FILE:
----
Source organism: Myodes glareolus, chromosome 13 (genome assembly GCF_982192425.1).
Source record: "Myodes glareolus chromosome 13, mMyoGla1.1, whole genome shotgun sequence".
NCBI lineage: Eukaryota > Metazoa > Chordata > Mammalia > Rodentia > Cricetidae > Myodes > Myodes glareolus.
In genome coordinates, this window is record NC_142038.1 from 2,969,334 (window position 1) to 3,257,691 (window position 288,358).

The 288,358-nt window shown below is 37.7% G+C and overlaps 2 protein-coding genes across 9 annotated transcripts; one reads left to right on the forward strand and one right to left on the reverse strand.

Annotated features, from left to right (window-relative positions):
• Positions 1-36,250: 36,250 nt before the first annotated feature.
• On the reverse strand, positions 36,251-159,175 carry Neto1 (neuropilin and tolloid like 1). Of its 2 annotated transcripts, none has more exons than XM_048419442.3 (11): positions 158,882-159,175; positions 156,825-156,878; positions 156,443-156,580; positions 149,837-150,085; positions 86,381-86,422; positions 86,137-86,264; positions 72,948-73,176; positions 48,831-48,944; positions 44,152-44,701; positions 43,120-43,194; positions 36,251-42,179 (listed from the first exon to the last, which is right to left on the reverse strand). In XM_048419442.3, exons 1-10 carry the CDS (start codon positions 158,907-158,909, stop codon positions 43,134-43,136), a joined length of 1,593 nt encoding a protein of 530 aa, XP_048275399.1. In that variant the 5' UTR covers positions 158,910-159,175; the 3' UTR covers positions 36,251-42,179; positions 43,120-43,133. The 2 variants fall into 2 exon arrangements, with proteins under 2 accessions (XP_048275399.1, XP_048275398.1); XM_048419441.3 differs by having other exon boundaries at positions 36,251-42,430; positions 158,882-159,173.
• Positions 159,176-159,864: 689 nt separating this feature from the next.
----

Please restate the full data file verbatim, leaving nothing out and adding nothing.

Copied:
Source organism: Myodes glareolus, chromosome 13 (genome assembly GCF_982192425.1).
Source record: "Myodes glareolus chromosome 13, mMyoGla1.1, whole genome shotgun sequence".
NCBI lineage: Eukaryota > Metazoa > Chordata > Mammalia > Rodentia > Cricetidae > Myodes > Myodes glareolus.
In genome coordinates, this window is record NC_142038.1 from 2,969,334 (window position 1) to 3,257,691 (window position 288,358).

The 288,358-nt window shown below is 37.7% G+C and overlaps 2 protein-coding genes across 9 annotated transcripts; one reads left to right on the forward strand and one right to left on the reverse strand.

Annotated features, from left to right (window-relative positions):
• Positions 1-36,250: 36,250 nt before the first annotated feature.
• On the reverse strand, positions 36,251-159,175 carry Neto1 (neuropilin and tolloid like 1). Of its 2 annotated transcripts, none has more exons than XM_048419442.3 (11): positions 158,882-159,175; positions 156,825-156,878; positions 156,443-156,580; positions 149,837-150,085; positions 86,381-86,422; positions 86,137-86,264; positions 72,948-73,176; positions 48,831-48,944; positions 44,152-44,701; positions 43,120-43,194; positions 36,251-42,179 (listed from the first exon to the last, which is right to left on the reverse strand). In XM_048419442.3, exons 1-10 carry the CDS (start codon positions 158,907-158,909, stop codon positions 43,134-43,136), a joined length of 1,593 nt encoding a protein of 530 aa, XP_048275399.1. In that variant the 5' UTR covers positions 158,910-159,175; the 3' UTR covers positions 36,251-42,179; positions 43,120-43,133. The 2 variants fall into 2 exon arrangements, with proteins under 2 accessions (XP_048275399.1, XP_048275398.1); XM_048419441.3 differs by having other exon boundaries at positions 36,251-42,430; positions 158,882-159,173.
• Positions 159,176-159,864: 689 nt separating this feature from the next.